Student moves full speed ahead at SDSU

Ann Kopecky

Ann Kopecky

Vannapha Thammavong sits down to watch her favorite shows on Friday afternoons after class.

During the week she’s so busy she resorts to taping her beloved shows, CSI, True Calling and Orange County, and then saving them up until the weekend.

In high school, Thammavong was active in extracurricular activities. Most nights she never was home before 7 or 8 p.m.

At South Dakota State University, Thammavong has continued to get involved in various organizations.

“I love to be involved. I love to know what’s going on,” Thammavong said. “I want to have my foot in the door.”

One event that Thammavong had her foot or hand in making a success was the SDSU Wacipi. The Wacipi or powwow was held Saturday at Frost Arena.

Thammavong, a junior advertising and consumer affairs double major, is the president of the Native American Club. She was responsible for overseeing the whole operation and giving speeches during the event.

“For Native American Club this kind of gathering is not just for dancing. It’s about coming and seeing people you know,” Thammavong said. “It’s a great recruitment to experience SDSU if you haven’t been through 2+2+2 or the success academy.”

The 2+2+2 program is what brought Thammavong to SDSU. Originally from Portland, Ore., the 2001 Tiospa Zina graduate planned to attend Portland State University but financial aid fell through. The same week a scholarship came from SDSU and Thammavong knew she was coming to Brookings.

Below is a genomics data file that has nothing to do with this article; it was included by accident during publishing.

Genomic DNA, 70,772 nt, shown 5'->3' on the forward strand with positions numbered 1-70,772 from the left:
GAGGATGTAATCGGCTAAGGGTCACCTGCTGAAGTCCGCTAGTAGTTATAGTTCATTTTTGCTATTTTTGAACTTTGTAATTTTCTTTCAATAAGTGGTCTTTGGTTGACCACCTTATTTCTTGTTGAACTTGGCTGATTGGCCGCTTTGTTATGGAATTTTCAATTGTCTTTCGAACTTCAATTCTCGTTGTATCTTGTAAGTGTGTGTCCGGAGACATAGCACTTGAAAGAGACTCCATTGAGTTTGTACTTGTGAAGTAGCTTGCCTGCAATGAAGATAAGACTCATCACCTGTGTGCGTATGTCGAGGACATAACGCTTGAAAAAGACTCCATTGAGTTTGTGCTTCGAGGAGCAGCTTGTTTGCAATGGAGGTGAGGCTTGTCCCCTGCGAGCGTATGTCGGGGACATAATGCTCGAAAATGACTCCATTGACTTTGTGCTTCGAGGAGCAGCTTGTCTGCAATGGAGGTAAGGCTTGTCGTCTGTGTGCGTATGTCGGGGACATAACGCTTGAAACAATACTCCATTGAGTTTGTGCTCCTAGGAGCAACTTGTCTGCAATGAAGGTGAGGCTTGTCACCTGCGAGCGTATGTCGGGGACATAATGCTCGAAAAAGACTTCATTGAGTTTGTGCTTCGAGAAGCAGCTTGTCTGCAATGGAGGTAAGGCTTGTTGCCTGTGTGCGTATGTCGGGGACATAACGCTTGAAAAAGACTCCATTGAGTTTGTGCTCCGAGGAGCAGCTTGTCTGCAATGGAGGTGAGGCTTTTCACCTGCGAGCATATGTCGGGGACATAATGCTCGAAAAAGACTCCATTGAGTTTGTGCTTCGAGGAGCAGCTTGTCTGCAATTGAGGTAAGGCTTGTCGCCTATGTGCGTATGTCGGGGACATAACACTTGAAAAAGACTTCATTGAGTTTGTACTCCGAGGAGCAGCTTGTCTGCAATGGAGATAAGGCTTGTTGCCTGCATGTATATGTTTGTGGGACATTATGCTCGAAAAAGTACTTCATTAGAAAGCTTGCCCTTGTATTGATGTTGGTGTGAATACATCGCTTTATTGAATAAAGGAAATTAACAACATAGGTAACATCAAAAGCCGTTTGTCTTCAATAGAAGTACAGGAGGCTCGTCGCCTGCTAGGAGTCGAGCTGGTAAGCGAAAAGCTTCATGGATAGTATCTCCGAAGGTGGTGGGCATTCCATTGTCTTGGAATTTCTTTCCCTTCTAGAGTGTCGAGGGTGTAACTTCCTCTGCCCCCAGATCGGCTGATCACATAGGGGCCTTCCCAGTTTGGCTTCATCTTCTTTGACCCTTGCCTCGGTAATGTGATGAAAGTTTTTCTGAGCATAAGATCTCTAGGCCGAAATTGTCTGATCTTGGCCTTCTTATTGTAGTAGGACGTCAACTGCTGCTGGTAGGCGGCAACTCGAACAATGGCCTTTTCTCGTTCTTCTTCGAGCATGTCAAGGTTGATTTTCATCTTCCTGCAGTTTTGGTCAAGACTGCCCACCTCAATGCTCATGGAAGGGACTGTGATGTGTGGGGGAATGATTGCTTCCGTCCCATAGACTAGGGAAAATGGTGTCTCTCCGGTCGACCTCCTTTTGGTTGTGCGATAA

“I was a little disappointed at first but now I love it here,” Thammavong said.

Thammavong, who is half Laotian and half American Indian, visited the SDSU campus several times during her high school years. She attended the 2+2+2 program in the summer where she received a hands-on application for the different majors offered at SDSU.

“It wasn’t the typical sit-down tour of campus,” Thammavong said. “You knew you’re way around campus by the time you left.”

Today Thammavong remains active in the program, helping coordinate the program in June and setting up recruitment for tribal schools.

The program is designed to give tribal students a three-step program for going to college, 2 years of high school, 2 years at a tribal college and 2 years at SDSU.

Besides the Native American Club and the 2+2+2 program, Thammavong is involved in Native American Journalism Association, Alpha Zi Delta and the Minority Peer Mentor Program.

She is also an orientation leader and is currently running for Student Association Senate from the College of Family and Consumer Science.

Thammavong said she decided to run for Senate because as an orientation leader she has seen what students in her college need.

In her spare hours of time, Thammavong enjoys scrapbooking, getting her nails done and watching her favorite shows.

But time is spare for Thammavong.

She said she plans to continue staying active at SDSU.

“I want to get the most bang for my buck. This is college,” Thammavong said. “I want to know when I’m done I’ve experienced college.”